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Scoring an A+ at SSLlabs.com with Citrix Access Gateway in 2020

Overview

First of all, I’m not a Citrix product expert, I’m just an IT Security Engineer. This blog article is talking about how you can score an A+ rating on SSL Labs with your Citrix Access Gateway. The way to gain the A+ rating on SSL Labs has been explained in different articles on the internet. For the company I work for, I’ve created a Security Paper with all of the changes required to gain the A+ rating and my idea was to share this document online with the community.

I will walk you through all of the changes I have made on the Citrix Access Gateway to get the A+ rating. In each section, I will do a short explanation of the changes. I will show you how the changes can be made via the CLI and then via the GUI. Do you have any improvements for this paper, let me know!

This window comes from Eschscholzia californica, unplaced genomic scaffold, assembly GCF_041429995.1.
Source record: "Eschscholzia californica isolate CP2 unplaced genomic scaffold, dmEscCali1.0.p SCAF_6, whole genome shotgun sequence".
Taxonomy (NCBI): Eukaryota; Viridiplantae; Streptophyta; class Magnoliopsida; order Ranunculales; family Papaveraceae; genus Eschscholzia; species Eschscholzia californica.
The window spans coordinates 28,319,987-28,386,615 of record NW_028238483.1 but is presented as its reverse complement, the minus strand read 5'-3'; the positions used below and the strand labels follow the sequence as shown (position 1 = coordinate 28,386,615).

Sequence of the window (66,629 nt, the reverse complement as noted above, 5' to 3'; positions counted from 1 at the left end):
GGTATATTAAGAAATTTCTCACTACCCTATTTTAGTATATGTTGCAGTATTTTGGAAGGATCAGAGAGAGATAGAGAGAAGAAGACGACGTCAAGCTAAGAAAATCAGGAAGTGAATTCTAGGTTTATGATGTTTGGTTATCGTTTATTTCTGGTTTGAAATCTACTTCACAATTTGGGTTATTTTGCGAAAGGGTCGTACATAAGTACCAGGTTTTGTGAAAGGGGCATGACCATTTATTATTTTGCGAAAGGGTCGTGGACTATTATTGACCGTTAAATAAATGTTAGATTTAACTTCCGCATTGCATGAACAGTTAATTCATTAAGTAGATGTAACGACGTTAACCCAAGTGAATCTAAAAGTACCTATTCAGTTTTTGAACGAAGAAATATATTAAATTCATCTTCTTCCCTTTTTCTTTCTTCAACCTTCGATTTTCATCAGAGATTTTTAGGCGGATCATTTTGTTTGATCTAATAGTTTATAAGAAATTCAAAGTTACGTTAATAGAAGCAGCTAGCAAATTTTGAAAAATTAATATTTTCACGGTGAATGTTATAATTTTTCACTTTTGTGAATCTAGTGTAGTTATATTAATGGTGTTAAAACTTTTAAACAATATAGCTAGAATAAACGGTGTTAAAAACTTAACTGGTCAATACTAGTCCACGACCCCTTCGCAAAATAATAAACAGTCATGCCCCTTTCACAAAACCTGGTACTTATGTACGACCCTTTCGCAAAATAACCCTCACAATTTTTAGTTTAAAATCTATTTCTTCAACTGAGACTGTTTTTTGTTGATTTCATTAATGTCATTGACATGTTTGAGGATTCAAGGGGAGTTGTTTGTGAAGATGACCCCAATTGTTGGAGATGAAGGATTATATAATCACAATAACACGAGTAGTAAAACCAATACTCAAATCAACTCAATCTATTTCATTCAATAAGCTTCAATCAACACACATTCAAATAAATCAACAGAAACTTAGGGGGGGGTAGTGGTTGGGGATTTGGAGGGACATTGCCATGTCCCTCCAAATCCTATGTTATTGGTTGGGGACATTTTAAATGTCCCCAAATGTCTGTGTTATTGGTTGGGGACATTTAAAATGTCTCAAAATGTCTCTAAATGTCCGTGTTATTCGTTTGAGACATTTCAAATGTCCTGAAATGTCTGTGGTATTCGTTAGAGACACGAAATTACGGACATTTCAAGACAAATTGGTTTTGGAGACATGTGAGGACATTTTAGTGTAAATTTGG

Firmware

Make sure that you’re Access Gateway is running on the latest firmware. At the time of writing, the Citrix Access Gateway is running on firmware version NS12.1 56.22.nc.

Encryption protocols

Make sure that you enable TLSv1.2 and TLSv1.3. You can disable TLSv.1.0 and TLSv1.1. SSLv3 [RFC6101] is an obsolete and insecure protocol, you should already have disabled SSLv3 since there is a known vulnerability known as the POODLE. I regularly come across Netscalers and Access Gateways where SSLv3 is still enabled.

Live blog on SSLv3 protocol vulnerability ‘POODLE’

CLI

To disable the TLS/SSL-version described as above and enable TLSv1.2 and TLSv1.3.

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set ssl vserver [Name_of_NetScaler_vServer] -ssl3 DISABLED -tls1 DISABLED -tls11 DISABLED -tls12 ENABLED -tlsS13 ENABLED

GUI

To change the encryption protocols, please follow the steps below: